Maîtresse (1975)

Why is it that every movie about a dominatrix follows the same trite storyline where the hardened, leather-clad woman in charge softens the moment she finds a romantic partner who can lower her defenses?  From corny, vintage domme media like Body of Evidence & Exit to Eden to more modern, thoughtfully considered dramas like Dogs Don’t Wear Pants & Pvt Chat, every feature-length depiction of a dominatrix’s love life I’ve seen is framed through a macho “I can fix her” POV.  That tradition apparently dates at least as far back as 1975’s Maîtresse, in which a young, bumbling thief (Gérard Depardieu) falls in love with an experienced dominatrix (Bulle Ogier) despite being baffled by her profession, then schemes to break her “free” from the lifestyle.  It’s up there with Basic Instinct as one of the more nuanced, subversive movies about sexually dominant women that I can name, but it still plays directly into the dominatrix romance’s most tired cliché.

What’s funny about Maîtresse‘s narrative phoniness is that director Barbet Schroeder is obviously proud of its Authenticity in every other metric.  His in-your-face, documentarian approach to Authenticity can be a little tiresome, like in moments when a horse is slaughtered & drained for butcher meat on-camera, or when the titular mistress nails one of her client’s dicks to a wooden board in full surgical detail (a stunt thankfully performed by a real-life professional, not Ogier).  It’s an incredible asset to the film’s mise-en-scène, though, especially in the dominatrix’s play dungeon.  Schroeder hired a professional domme to ensure the legitimacy of the kink scenes’ props & practices.  The camera’s awed pans over the mistress’s tools of the trade or her clients being dressed in lingerie and ridden like horses (some, apparently, clients of the sex worker hired to oversee the shoot, getting off on the humiliation of being filmed) are electric in their documentation of vintage BDSM play.  I somehow doubt that real-life dominatrix was also consulted for the story beats of the central romance, though, which is a shame.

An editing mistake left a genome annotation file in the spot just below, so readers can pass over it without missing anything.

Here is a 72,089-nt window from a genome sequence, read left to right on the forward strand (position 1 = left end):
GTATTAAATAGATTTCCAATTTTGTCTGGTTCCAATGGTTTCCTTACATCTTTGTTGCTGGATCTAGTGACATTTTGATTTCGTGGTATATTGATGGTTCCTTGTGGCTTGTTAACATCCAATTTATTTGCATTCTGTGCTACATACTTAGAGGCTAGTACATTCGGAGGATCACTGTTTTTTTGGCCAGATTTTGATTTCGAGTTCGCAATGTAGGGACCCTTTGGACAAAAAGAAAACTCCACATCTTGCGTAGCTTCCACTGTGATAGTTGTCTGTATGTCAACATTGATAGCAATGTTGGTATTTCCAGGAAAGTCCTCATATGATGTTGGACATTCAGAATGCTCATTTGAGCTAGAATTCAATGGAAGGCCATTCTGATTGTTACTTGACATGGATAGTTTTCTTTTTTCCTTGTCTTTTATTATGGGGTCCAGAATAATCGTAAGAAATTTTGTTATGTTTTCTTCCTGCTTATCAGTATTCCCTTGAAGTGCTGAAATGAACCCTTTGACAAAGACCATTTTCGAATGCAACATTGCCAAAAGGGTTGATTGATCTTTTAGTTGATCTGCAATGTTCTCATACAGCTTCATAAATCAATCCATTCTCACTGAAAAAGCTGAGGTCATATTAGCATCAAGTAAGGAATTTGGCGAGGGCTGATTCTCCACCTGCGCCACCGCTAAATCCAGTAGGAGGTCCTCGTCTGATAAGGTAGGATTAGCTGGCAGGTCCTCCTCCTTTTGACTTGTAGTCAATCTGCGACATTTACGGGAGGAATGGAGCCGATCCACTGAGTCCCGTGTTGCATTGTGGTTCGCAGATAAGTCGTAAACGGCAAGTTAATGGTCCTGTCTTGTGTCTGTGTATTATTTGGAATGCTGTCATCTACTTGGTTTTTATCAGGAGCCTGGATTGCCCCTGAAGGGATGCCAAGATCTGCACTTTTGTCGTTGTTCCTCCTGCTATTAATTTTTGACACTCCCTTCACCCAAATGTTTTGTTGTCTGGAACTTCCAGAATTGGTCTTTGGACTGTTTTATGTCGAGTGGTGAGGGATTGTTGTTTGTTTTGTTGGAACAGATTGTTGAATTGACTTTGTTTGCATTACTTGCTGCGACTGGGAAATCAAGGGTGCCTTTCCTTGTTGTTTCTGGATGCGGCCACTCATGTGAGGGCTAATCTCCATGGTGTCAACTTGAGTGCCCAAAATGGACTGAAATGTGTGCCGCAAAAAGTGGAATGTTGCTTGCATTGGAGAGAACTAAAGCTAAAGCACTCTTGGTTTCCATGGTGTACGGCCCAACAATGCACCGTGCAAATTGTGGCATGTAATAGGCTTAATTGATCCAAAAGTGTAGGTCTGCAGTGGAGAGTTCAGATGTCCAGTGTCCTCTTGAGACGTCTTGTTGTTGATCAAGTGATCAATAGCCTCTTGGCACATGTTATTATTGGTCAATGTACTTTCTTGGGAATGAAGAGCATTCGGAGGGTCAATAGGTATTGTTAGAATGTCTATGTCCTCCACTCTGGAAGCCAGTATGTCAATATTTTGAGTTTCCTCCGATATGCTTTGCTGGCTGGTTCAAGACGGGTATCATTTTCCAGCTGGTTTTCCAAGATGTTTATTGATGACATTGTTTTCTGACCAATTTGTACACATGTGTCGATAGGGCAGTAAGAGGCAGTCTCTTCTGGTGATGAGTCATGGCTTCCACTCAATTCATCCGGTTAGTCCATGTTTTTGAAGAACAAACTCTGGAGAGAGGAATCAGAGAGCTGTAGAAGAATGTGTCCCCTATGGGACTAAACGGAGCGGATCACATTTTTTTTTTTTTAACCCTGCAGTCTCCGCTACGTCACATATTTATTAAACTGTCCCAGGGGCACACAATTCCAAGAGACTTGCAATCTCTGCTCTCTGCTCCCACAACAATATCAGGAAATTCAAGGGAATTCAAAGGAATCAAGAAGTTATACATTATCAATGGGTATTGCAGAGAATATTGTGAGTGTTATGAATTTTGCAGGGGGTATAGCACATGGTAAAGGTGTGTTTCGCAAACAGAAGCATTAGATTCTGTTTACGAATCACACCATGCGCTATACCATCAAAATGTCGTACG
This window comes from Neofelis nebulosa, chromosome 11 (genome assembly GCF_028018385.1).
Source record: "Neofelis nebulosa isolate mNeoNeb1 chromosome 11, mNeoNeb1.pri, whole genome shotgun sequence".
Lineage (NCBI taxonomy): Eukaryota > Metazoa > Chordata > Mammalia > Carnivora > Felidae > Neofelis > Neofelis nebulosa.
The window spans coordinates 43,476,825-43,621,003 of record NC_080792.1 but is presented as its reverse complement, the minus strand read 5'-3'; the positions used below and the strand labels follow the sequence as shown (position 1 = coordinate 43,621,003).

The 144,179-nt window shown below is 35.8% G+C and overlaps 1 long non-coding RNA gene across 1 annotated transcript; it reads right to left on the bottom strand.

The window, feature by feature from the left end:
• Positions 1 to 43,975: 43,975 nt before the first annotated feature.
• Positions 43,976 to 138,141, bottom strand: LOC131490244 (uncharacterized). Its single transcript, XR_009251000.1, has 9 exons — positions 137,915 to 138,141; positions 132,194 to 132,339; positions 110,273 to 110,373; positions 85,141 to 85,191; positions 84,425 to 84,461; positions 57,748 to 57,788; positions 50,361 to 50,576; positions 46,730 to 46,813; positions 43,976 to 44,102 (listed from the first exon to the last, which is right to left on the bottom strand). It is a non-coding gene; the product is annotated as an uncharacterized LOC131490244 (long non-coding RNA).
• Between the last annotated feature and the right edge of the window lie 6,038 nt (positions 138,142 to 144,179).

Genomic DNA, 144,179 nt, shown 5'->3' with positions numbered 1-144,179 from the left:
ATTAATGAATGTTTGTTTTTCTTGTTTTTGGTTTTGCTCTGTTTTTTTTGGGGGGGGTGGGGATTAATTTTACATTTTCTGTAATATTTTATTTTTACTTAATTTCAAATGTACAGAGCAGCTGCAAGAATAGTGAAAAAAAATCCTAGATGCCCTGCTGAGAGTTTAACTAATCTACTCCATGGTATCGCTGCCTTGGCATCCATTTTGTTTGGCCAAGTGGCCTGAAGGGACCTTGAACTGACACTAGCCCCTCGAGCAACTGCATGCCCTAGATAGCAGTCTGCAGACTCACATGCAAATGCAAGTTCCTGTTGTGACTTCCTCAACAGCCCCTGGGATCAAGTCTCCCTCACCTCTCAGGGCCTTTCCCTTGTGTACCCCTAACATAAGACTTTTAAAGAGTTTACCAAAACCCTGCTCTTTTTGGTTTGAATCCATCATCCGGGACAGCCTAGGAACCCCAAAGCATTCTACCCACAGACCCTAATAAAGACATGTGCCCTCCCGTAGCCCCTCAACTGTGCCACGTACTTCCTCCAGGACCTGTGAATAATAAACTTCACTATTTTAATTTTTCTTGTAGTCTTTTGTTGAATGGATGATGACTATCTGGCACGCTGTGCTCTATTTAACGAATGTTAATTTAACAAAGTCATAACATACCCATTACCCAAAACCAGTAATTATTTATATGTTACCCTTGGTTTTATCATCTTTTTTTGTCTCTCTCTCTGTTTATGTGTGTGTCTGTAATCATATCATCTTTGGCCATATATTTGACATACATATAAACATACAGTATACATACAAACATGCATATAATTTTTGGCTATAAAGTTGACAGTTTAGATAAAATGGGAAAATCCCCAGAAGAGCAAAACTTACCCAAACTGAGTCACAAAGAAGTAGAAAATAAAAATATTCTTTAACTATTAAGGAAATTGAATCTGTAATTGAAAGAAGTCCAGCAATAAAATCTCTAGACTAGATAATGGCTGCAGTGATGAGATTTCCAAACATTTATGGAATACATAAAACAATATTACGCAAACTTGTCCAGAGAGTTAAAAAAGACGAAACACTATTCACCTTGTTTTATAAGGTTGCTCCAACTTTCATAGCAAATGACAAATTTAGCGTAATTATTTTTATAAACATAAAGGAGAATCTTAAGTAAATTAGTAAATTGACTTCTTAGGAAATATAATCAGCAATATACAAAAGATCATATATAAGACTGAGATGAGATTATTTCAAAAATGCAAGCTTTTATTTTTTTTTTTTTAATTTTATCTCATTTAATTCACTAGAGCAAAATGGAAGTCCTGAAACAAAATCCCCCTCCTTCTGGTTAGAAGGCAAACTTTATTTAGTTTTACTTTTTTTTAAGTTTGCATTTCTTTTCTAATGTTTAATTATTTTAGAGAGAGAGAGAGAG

To be fair, Maîtresse does directly challenge the macho POV of its in-over-his-head protagonist.  Depardieu plays a real mouthbreather, a thug who’s visibly intimidated by the whips & leather gear he finds in the play dungeon he burgles before wooing the dominatrix who owns it.  For her part, Ogier’s mistress character clearly explains to her new thief boyfriend that she is no damsel in distress, saying “I couldn’t do it if I didn’t like it.”  He attempts to “rescue” her from her comfortable, voluntary sex work routine anyway, and every drastic knucklehead action he takes on her behalf only makes her life worse.  Although the story is framed through the thief’s POV, he is introduced to the audience picking his nose on his motorcycle, undercutting whatever brutish cool he could possibly convey with the same dipshit goofiness that makes the thieves in Mandibles so laughably ineffectual.  Maîtresse may participate in the same “I can fix her” trope as every other dominatrix romance I’ve ever seen (Hell, for all I know it may have been responsible for creating it), but at least the central relationship in this specific example is dramatically complex.

This is essentially the story of two mismatched tops struggling to dominate each other, both barreling towards ruin because they won’t do the obvious thing and break up.  I’m always a sucker for stories where characters are compelled to repeatedly do things that are obviously going to kill them just because it makes them super horny; this version is even somehow refreshingly sentimental in its romance . . . when it wants to be.  Karl Lagerfeld’s fetish-fashion designs for the dominatrix’s wardrobe also afford it some wonderfully vivid imagery.  Genital torture & horse deaths aside, Maîtresse is commendable.  It’s only when I stop thinking about it as an individual work and consider it instead in the larger continuum of how dominatrices’ inner lives are portrayed (or ignored) on-screen that I’m disappointed it didn’t transgress in even more pointed, narrative ways.

-Brandon Ledet

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